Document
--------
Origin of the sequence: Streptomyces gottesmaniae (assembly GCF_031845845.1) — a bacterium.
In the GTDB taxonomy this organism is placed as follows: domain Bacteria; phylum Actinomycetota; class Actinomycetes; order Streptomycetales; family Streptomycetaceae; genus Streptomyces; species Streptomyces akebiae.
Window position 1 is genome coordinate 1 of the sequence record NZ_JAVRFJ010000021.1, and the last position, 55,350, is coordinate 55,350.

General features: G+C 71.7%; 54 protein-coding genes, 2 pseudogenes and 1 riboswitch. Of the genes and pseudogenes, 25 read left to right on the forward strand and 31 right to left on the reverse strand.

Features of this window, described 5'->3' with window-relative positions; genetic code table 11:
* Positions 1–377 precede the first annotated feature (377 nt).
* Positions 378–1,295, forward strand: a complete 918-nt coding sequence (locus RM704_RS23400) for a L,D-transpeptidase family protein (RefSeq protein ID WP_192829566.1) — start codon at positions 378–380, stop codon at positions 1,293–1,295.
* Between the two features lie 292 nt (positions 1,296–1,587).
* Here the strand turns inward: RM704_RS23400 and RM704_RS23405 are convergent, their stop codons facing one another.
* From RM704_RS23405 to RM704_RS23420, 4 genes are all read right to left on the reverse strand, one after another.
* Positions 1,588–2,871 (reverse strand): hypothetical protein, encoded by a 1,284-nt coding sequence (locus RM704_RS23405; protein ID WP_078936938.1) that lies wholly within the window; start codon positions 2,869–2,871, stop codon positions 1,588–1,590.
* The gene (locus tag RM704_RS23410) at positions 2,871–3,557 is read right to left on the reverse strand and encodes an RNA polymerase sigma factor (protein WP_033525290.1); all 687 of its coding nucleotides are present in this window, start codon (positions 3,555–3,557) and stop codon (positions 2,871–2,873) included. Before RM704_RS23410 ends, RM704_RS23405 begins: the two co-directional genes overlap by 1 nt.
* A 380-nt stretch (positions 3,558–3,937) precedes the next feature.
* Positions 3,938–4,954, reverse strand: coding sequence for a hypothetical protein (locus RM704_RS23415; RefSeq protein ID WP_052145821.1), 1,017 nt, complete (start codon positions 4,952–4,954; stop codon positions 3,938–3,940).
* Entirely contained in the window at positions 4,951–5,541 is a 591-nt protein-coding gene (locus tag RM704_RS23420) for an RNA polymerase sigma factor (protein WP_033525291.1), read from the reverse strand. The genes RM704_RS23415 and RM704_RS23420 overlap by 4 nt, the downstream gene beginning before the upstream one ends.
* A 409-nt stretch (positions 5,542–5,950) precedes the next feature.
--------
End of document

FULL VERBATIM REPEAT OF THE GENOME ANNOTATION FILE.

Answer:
Origin of the sequence: Streptomyces gottesmaniae (assembly GCF_031845845.1) — a bacterium.
In the GTDB taxonomy this organism is placed as follows: domain Bacteria; phylum Actinomycetota; class Actinomycetes; order Streptomycetales; family Streptomycetaceae; genus Streptomyces; species Streptomyces akebiae.
Window position 1 is genome coordinate 1 of the sequence record NZ_JAVRFJ010000021.1, and the last position, 55,350, is coordinate 55,350.

General features: G+C 71.7%; 54 protein-coding genes, 2 pseudogenes and 1 riboswitch. Of the genes and pseudogenes, 25 read left to right on the forward strand and 31 right to left on the reverse strand.

Features of this window, described 5'->3' with window-relative positions; genetic code table 11:
* Positions 1–377 precede the first annotated feature (377 nt).
* Positions 378–1,295, forward strand: a complete 918-nt coding sequence (locus RM704_RS23400) for a L,D-transpeptidase family protein (RefSeq protein ID WP_192829566.1) — start codon at positions 378–380, stop codon at positions 1,293–1,295.
* Between the two features lie 292 nt (positions 1,296–1,587).
* Here the strand turns inward: RM704_RS23400 and RM704_RS23405 are convergent, their stop codons facing one another.
* From RM704_RS23405 to RM704_RS23420, 4 genes are all read right to left on the reverse strand, one after another.
* Positions 1,588–2,871 (reverse strand): hypothetical protein, encoded by a 1,284-nt coding sequence (locus RM704_RS23405; protein ID WP_078936938.1) that lies wholly within the window; start codon positions 2,869–2,871, stop codon positions 1,588–1,590.
* The gene (locus tag RM704_RS23410) at positions 2,871–3,557 is read right to left on the reverse strand and encodes an RNA polymerase sigma factor (protein WP_033525290.1); all 687 of its coding nucleotides are present in this window, start codon (positions 3,555–3,557) and stop codon (positions 2,871–2,873) included. Before RM704_RS23410 ends, RM704_RS23405 begins: the two co-directional genes overlap by 1 nt.
* A 380-nt stretch (positions 3,558–3,937) precedes the next feature.
* Positions 3,938–4,954, reverse strand: coding sequence for a hypothetical protein (locus RM704_RS23415; RefSeq protein ID WP_052145821.1), 1,017 nt, complete (start codon positions 4,952–4,954; stop codon positions 3,938–3,940).
* Entirely contained in the window at positions 4,951–5,541 is a 591-nt protein-coding gene (locus tag RM704_RS23420) for an RNA polymerase sigma factor (protein WP_033525291.1), read from the reverse strand. The genes RM704_RS23415 and RM704_RS23420 overlap by 4 nt, the downstream gene beginning before the upstream one ends.
* A 409-nt stretch (positions 5,542–5,950) precedes the next feature.